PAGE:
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3 Years with Guillain-Barré Syndrome

Just over three years ago, I wrote a blog entry chronicling my first three days with Guillain Barré Syndrome. In it, I wrote that recovery times vary from 3 weeks to 3 years. I obviously didn’t heal in three weeks. My process took much longer. At the three year mark, however, I can say that my recovery is pretty much done. That’s not to say I’m completely back to normal, but, considering that 36 months ago, I was walking with a walker, unable to see well enough to read, and sleeping 20 hours a day, I’m doing pretty well. Things have stabilized—for the better.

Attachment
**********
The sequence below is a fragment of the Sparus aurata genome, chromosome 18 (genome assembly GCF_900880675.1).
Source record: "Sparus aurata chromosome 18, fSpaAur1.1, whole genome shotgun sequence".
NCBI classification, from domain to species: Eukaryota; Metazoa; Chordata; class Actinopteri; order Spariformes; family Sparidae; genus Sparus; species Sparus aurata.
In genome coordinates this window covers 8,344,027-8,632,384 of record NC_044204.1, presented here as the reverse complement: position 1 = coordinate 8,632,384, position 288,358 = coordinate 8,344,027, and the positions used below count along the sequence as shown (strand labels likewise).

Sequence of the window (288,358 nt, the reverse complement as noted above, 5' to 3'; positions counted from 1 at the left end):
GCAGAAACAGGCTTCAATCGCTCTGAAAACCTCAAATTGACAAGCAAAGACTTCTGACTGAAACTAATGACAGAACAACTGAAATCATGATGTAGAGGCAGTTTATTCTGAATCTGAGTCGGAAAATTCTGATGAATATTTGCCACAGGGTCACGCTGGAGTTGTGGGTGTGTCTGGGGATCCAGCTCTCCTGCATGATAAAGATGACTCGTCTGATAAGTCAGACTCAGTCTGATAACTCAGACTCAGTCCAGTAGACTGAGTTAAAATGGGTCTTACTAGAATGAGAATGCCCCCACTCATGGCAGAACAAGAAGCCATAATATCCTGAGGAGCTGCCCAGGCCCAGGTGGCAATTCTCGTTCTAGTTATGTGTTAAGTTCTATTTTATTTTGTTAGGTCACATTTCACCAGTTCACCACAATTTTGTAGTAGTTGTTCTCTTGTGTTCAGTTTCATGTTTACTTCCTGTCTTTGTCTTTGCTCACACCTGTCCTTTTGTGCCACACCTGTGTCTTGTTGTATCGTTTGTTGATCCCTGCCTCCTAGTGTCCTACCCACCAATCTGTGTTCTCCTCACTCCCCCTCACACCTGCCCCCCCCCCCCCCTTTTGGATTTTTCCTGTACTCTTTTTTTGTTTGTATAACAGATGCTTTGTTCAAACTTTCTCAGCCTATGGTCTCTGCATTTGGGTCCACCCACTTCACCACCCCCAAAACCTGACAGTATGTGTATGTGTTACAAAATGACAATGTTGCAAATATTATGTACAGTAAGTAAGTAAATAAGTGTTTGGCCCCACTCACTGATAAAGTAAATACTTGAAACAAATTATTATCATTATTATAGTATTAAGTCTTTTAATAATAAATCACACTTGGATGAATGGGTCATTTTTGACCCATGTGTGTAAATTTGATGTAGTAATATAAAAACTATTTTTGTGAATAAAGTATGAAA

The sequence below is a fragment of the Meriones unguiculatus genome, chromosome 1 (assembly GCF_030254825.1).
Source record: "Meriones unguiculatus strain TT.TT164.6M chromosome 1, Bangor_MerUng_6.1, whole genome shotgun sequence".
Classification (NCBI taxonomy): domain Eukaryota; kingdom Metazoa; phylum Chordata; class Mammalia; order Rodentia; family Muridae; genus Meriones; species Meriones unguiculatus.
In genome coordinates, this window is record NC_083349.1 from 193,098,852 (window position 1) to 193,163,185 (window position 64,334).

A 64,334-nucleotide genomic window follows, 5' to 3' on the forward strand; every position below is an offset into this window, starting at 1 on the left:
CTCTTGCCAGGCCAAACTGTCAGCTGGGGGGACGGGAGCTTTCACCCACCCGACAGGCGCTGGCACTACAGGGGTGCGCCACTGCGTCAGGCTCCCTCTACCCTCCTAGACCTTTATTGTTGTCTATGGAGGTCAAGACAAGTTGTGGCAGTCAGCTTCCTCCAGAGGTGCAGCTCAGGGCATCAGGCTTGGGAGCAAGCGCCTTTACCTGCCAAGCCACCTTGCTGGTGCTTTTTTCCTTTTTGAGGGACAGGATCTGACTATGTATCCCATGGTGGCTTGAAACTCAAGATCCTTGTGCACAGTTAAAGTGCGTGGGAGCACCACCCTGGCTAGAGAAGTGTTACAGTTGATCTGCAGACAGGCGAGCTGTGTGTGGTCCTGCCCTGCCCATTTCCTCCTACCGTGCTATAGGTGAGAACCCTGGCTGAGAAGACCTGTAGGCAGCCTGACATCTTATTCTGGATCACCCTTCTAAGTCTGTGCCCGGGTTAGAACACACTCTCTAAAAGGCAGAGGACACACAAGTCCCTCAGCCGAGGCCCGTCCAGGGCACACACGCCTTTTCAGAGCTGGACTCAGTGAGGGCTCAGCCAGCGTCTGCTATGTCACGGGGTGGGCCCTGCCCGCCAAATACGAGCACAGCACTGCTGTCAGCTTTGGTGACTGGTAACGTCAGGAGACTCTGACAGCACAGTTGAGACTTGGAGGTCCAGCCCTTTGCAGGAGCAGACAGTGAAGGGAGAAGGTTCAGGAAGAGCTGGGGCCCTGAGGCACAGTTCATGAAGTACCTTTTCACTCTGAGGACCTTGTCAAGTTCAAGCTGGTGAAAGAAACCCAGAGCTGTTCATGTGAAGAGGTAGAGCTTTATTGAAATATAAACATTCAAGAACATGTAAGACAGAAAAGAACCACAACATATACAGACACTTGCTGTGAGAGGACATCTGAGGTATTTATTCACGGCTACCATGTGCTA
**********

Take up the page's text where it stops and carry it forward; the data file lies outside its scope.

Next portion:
I do have some long term side effects from the GBS. My eyes aren’t what they used to be, and when they get tired, they tend to jump a lot and make it hard to read. My balance is way off, especially in the dark. That could be related to my CMT (Charcot Marie Tooth Disease) as well, since it does cause both balance issues and numbness in the extremities, but I have no doubt the GBS exacerbated the issues. I don’t have quite the stamina I used to have when it comes to physical exertion, though that could just be a side effect of getting older. When I get tired, I still get numb patches in my cheeks and in my left leg. If I really overdo it, my nose goes numb. The feeling comes right back if I rest even for a few minutes, but it’s my signal to sit down, and take a breather.